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“I didn’t know that [nominations] were even being announced that morning. So when I got the first text I got from one of the writers, I wasn’t sure if it was like a bit, you know. Like a joke that I was missing, that I just wasn’t understanding,” the filmmaker told IndieWire over Zoom. “I basically had to go Google it to make sure.”
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The confusion is understandable given how even Emmy voters are wondering what exactly qualifies as an Outstanding TV Movie in the age of streaming? According to this year’s Emmy rules, “A television movie is defined as an original program, which tells a story with a beginning, middle and end, and is broadcast/streamed in one part with a minimum running time of 75 minutes.” Under that definition, there is little that separates a film that cost hundreds of millions of dollars, like Netflix’s “The Gray Man,” from being grouped in the same Emmy category as Lifetime’s “The Bad Seed Returns” should both projects submit for it — a true representation of how blurry the lines between film and TV have become.
“Chip N Dale: Rescue Rangers,” a meta action comedy that reunites the titular duo to solve a mystery, and shares DNA with “Who Framed Roger Rabbit” in how it mixes live-action and various forms of animation, was shot and edited just like any other theatrical release, so when it came time for Disney to submit it for awards, Schaffer again had questions. “It never occurred to me what categories that would put it into Emmys versus Academy versus even Golden Globes, which still existed when we started,” recalled the director.
When he asked the studio “Why Emmys?” their response made him say, “Oh yeah, that makes sense on so many levels. We don’t qualify for the Academy Award section. And I don’t know where we’d fit since we’re a live-action movie that’s really an animated movie. So we wouldn’t have been able to be an animation [category],” Schaffer said. “So yeah, I was perfectly happy with the choice. And then extremely happy that we actually got the nomination.”
In fact, “Chip N Dale: Rescue Rangers” has the distinction of being the first-ever animated film nominated in the Outstanding TV Movie category, but with how things are changing in terms of eligibility, Schaffer is sure the door is open for even more films from that specific medium to be acknowledged by the TV Academy in the future. “I’ll be very curious what the category looks like next year, because there’s gonna be so many straight-to-streaming movies. And definitely, if they all noticed, then there’s probably a bunch of things that could have been submitted, that maybe weren’t, that now will be,” said the Emmy-winning Lonely Island member.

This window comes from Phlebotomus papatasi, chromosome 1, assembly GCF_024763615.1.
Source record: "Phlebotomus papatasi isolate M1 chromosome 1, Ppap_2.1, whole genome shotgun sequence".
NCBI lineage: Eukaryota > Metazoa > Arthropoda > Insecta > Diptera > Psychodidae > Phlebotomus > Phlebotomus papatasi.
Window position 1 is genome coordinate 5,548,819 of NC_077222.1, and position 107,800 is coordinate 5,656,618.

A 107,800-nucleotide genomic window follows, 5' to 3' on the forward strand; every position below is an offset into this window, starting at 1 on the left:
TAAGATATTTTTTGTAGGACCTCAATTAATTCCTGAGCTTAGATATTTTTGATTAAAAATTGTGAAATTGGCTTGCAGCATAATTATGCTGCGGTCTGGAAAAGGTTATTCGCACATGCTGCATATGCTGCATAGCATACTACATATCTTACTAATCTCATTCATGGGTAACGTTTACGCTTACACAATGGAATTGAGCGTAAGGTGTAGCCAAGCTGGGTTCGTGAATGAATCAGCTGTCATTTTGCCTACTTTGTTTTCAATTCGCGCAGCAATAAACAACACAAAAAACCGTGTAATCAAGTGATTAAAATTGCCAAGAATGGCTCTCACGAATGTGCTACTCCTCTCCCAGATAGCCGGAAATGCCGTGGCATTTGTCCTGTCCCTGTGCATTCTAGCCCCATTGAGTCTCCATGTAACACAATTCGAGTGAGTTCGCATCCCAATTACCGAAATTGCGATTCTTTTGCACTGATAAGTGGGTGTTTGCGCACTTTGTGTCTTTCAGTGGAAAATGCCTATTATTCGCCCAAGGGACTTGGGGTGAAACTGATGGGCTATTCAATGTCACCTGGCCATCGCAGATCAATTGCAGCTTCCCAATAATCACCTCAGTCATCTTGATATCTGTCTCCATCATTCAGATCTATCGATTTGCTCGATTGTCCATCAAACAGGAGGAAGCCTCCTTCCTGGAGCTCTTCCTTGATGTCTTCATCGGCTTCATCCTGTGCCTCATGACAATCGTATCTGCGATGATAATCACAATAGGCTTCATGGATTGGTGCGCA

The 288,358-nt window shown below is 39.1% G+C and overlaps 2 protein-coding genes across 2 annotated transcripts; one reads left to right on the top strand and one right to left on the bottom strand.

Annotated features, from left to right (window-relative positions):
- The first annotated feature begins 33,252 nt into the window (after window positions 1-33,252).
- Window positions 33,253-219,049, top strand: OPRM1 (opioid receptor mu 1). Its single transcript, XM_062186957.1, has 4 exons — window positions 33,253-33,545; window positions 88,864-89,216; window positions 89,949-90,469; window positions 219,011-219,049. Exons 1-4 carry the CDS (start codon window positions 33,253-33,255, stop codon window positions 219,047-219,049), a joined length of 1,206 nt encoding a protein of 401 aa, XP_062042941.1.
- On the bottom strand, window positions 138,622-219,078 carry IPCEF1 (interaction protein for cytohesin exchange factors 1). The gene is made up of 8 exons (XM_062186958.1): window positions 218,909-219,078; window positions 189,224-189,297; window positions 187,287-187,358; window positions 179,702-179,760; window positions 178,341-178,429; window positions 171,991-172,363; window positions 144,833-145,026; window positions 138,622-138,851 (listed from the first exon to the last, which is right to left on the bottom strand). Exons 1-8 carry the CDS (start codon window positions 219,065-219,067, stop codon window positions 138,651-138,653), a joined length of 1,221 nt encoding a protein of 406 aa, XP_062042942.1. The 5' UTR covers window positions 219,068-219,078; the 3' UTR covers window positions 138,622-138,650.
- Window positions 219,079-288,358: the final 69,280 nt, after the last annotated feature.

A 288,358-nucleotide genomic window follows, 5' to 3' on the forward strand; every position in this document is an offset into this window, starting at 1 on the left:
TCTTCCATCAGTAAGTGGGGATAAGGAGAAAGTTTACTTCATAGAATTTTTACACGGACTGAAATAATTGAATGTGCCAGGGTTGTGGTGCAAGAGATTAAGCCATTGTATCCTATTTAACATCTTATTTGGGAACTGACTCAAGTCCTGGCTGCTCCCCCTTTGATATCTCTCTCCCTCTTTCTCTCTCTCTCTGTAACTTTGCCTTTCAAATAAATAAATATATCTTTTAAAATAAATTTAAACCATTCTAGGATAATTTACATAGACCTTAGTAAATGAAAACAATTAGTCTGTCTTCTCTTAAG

Expanding the scale of his predictions for what’s to come in the world of made-for-TV movies, Schaffer presented a thought experiment. “Let’s say there’s 600 movies coming out. And 550 go straight to streaming, and 50 come out in theaters, then all of the sudden is the TV Movie category at the Emmys the most competitive movie category?” He added, “I don’t know, or does the Oscars have to go, ‘No, no, no, we’ll take those movies, too?’”
“It’s very arbitrary. It just always sheds light on [how] the whole thing is for fun and silly. And they have to figure out a way to categorize it,” said the filmmaker. “I know it’s difficult for all these places, it’s not easy. The moment they move something else over, somebody else is mad about it for a different reason. [But] it’s all for fun.”
While the film’s fellow nominees are much more standard continuations of shows that recently ended (plus a drama HBO acquired from the 2021 Toronto Film Festival), “Chip N Dale: Rescue Rangers,” is an inventive reboot that fascinatingly gives Disney+ some edge with its myriad of hilarious, referential sight gags. One could say the movie, which went from a welcome surprise on its platform to an awards contender in under a month, is an innovative filmmaking achievement that represents how original Emmy-nominated TV Movies can be in this new streaming era.
If “Chip N Dale: Rescue Rangers” does go the distance, Schaffer is likely to give many kudos to the project’s legal team. “If they do their billing hours and attribute them to each film, I bet you ours has hundreds of times the billing hours of any normal movie,” the director said. “I was really grateful that they seem to embrace the challenge of it, and get why it was important. And I would give all the speeches about how important it is for this not to look like an ad for Disney+, and how it needs to be this thing about all of animation. So we have to be able to get things like He-Man and Skeletor.”
Working for Disney+ is new to him, as it is with all creators at the burgeoning streaming service, but Schaffer said one highlight was the constraints the lawyers imposed ended up making them creative collaborators in a way. “There were certain people where after a certain ask, the lawyer is like, ‘We can’t ask that company for another thing.’ That was it. No more of them. So jokes and stuff would come out of necessity there,” said the filmmaker, who is also nominated this year for producing the Short Form series “I Think You Should Leave.”
“This would happen on things we did like ‘The Bash Brothers’ thing for Netflix, where the lawyers surprise you and go the opposite way you think they’re gonna go,” Schaffer said. “Where they’re like, ‘Yeah, but if you’re making fun of them, really make fun of them, so that we know it’s satire. Make it a little more fucked up. And you’re like, ‘OK, when the Disney lawyers tell you to make [something] more fucked up, then you know you’re doing great.”
“Chip ‘n’ Dale: Rescue Rangers” is available on Disney+.
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